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Lucent Invests in Conceptual R&D

New research center to focus on efficient and environmentally-friendly product design and delivery

July 5, 2004

3 Min Read
Lucent Invests in Conceptual R&D

Some quizzical eyebrows were raised last week after Lucent Technologies Inc. (NYSE: LU) and the Irish government announced an investment of €69 million in new facilities for “value-chain-driven research.” (see Bell Labs Plans New R&D in Ireland)

Common questions were:

  • What the heck is value-chain driven research anyhow?

  • Does Lucent really need to spend more on research and development right now, bearing in mind that it appears to be (a) shrinking and (b) continuing its policy of reselling other vendors’ products or acquiring companies to get its hands on new technology, rather than developing it in-house (see Lucent Buys Softswitch Vendor Telica for the latest example).

  • Shouldn’t Lucent be focusing its efforts on making better use of the research and development done by Bell Labs?

    The answer to the first question -- what the heck is value-chain-driven research -- appears to be key. Lucent isn’t talking about developing new products in Ireland. It’s talking about developing new approaches to the whole business of being a supplier to telecom operators.

    This includes avoiding duplication of development work in different product lines by adopting more modular designs –- with the goal of reducing the time it takes to adapt to new market requirements, and reaping economies of scale in production processes.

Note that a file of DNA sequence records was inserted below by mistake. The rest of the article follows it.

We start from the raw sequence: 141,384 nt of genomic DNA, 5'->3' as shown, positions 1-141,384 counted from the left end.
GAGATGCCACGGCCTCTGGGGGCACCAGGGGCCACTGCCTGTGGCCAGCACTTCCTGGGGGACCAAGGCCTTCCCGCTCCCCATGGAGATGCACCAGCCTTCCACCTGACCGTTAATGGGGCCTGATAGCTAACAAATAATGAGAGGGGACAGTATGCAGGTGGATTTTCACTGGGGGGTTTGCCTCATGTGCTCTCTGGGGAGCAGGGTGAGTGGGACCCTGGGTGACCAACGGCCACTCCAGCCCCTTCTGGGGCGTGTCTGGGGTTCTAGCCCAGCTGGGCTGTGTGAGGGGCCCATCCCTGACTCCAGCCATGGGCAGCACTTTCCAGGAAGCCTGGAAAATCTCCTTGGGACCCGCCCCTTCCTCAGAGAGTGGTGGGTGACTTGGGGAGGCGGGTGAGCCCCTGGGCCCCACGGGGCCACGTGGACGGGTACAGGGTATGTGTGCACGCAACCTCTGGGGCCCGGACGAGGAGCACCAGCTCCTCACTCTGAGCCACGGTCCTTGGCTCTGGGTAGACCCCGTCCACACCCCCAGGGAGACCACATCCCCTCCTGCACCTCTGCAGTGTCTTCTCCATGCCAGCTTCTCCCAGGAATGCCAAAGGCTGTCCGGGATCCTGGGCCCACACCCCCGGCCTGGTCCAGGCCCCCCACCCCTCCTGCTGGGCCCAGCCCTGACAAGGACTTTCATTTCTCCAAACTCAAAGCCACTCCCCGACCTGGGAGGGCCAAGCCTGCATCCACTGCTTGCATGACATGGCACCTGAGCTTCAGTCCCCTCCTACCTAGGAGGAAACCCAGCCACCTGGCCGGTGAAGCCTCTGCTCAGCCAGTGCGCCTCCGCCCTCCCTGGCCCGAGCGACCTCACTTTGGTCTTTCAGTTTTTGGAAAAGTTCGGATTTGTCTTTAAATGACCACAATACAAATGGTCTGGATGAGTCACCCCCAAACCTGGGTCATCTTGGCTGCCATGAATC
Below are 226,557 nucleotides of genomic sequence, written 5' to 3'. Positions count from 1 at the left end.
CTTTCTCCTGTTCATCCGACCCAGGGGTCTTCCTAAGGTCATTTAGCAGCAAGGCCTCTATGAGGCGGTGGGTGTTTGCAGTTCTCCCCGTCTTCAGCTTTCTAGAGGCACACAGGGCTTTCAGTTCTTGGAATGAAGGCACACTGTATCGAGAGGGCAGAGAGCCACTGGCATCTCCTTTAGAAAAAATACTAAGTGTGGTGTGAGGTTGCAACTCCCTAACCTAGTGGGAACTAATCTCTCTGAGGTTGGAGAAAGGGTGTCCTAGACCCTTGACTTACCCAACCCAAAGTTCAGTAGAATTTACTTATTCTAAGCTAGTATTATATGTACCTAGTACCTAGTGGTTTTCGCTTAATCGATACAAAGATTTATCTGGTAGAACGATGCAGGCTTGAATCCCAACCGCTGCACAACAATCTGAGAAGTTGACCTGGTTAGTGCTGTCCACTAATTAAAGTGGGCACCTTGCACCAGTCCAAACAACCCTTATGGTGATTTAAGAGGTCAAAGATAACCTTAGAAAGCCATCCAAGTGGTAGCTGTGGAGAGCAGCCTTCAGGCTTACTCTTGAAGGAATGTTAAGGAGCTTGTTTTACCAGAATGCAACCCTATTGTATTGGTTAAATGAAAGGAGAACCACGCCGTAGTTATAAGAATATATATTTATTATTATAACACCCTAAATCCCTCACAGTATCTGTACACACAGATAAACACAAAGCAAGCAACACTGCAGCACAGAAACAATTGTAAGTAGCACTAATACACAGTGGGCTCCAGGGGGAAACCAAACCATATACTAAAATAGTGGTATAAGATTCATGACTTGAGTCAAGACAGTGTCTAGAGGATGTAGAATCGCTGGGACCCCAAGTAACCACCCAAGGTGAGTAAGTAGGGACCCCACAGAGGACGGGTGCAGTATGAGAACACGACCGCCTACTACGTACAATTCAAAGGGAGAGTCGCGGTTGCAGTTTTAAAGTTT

“We’re trying to integrate the global requirements from the start, so we have one configurable product that could be easily tweaked,” says John Verdon, a Lucent spokesperson. For example, Lucent will aim to rationalize wireless base station designs so that they can be more easily adapted for different frequencies.

    The concept of value-chain-driven research also includes designing products with a much longer life expectancy, so they can be upgraded or repurposed instead of being scrapped when they grow old and tired.

    Other vendors are working on similar ideas. When Cisco Systems Inc. (Nasdaq: CSCO) launched its CRS-1 core router in May, CEO John Chambers talked about it having a lifespan comparable to a telephone switch. “Once we put it in place, we don’t want to move it for one to two decades,” he said (see Carriers Weigh Savings With Cisco CRS-1).

    Lucent also appears to be responding to carriers’ calls for a different sort of relationship with their suppliers. BT Group plc (NYSE: BTY; London: BTA), for instance, has made it clear that it wants to move away from buying boxes; it wants to build long-term relationships with its suppliers. At one end of the food chain, BT wants to influence product development (see Agere Targets Resilience for example). At the other end of the food chain, BT wants suppliers to be involved in the management and maintenance of its networks (see BT Moves Ahead With Mega Project).

    The big question here is whether Lucent can respond to such challenges when it’s reselling other vendors’ products, outsourcing manufacturing, and often glossing over internal research and development in favor of acquiring new technologies from other companies.

    Can 120 researchers in Ireland help address this issue? More raising of quizzical eyebrows may be in order.

    – Nicole Willing, Reporter, Light Reading

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